Welcome to Murtha Cullina’s Family Business Perspectives Blog.  This Blog is designed to identify and comment on common legal issues and current cases and developments that affect family-owned and controlled businesses.

Why focus on family-owned businesses?

Approximately 90% of businesses in the United States are family-owned or controlled.  These businesses generate over 50% of the country’s GDP.  Clearly, there are some noteworthy and very large family-owned or controlled businesses, including Walmart, Ford, and SC Johnson Company (which proudly bills itself in its ads as “a family company”), and these companies have succeeded through many generations of family management and ownership.  There are also millions of other less well-known family businesses which operate on a smaller scale or strictly in their local markets – from the corner store, to the family farm, to the manufacturing company in the local industrial park, to the real estate holding company that owns and manages commercial or residential buildings, and so on.  Regardless of the industry, all these family businesses, at one point or another, face the common issues of whether the business will transfer to a future generation, when and on what terms that may happen, and which family members will continue to be involved. 

What are some of the challenges to successful planning, operation and succession in a family business?

For each generational transition success story, there are scores of businesses that just do not make it past the first generation.  According to the prevailing research in the field, only around 30% of family-owned businesses survive long enough to transition from the first to second generations of owners, while between 10-15% make it through to a third generation. There are as many reasons for these low percentages as there are individual businesses.  To be sure, some business owners decide that a sale to a non-family third party is the best exit option.  On the flip side, some businesses fail before any possible succession date due to market forces such as technological changes, increased competition or changes in customer tastes that undermine the best-laid business plans and most diligent efforts to execute the plan.  But for all family owned businesses, there are opportunities to protect their long-term viability and to maximize the chances for passing the business on to the next generation through thoughtful advance planning, proactive risk management, good corporate governance and prompt and effective dispute resolution.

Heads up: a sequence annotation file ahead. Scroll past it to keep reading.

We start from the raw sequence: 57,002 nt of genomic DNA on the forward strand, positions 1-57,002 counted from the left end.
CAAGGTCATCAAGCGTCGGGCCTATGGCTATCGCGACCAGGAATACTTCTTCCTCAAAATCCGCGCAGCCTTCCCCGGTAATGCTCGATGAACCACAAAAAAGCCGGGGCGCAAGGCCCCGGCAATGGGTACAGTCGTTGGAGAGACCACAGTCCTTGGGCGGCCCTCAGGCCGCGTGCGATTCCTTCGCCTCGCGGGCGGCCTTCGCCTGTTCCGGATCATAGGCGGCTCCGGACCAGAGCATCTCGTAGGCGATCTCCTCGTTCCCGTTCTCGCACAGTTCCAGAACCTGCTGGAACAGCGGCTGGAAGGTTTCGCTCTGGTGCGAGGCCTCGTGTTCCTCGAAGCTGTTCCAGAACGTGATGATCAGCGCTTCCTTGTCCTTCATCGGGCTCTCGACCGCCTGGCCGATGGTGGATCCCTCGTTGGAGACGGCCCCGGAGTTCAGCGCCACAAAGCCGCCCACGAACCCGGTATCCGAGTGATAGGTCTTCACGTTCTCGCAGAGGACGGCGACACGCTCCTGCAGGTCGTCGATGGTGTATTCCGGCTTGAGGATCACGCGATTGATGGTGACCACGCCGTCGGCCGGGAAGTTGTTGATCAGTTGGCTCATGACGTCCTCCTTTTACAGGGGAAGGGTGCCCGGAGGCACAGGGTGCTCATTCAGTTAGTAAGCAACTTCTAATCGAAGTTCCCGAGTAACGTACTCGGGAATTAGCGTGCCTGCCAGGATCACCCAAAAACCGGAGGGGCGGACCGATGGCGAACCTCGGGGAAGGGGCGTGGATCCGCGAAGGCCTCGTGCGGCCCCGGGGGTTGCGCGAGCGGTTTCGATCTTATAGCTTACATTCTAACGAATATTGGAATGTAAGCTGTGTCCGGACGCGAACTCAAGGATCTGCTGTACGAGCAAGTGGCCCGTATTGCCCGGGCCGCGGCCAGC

For each generational transition success story, there are scores of businesses that just do not make it past the first generation.

How can Family Business Perspectives help family-owned businesses?

Through this Blog, we will provide commentary on the wide range of legal issues that face family-owned businesses as they work to compete in their markets and to preserve the value of the business for both the current and future generations of family owners.  In addition to topics that face both family-owned and non-family-owned businesses alike, we will explore the legal and business life-cycle issues that are sometimes complicated by the family relationships among the business owners and other constituents.  These issues include:

  1. Considerations for entity formation documents, including shareholder agreements, buy-sell agreements, by-laws and operating agreements
  2. Vehicles for ownership of family business interests, including trusts and LLCs
  3. Management rights and responsibilities, including ways to minimize risk to the company and its assets, such as employment agreements, insurance, data security practices, and regulatory compliance programs
  4. Governance issues arising from shareholder and director conduct, including relevant fiduciary duties, access to company information, and voting rights
  5. Succession issues, including estate planning techniques to preserve and transfer family ownership interests
  6. Dispute resolution, including common claims such as minority owner oppression and requests for dissolution upon deadlock between the owners
  7. The effect of divorce on family-business ownership and management
  8. Sales and dispositions of family businesses or assets, including valuation, mergers, spin-offs and liquidation

We have had the pleasure of working with many family owned businesses across numerous industries in the over 75 year history of our firm, and look forward to many more years of doing so. 

We hope the ongoing commentary provided through Family Business Perspectives will be a helpful resource to those readers – including clients, advisors, and journalists – who encounter any – or many – of the legal issues that face family owned businesses.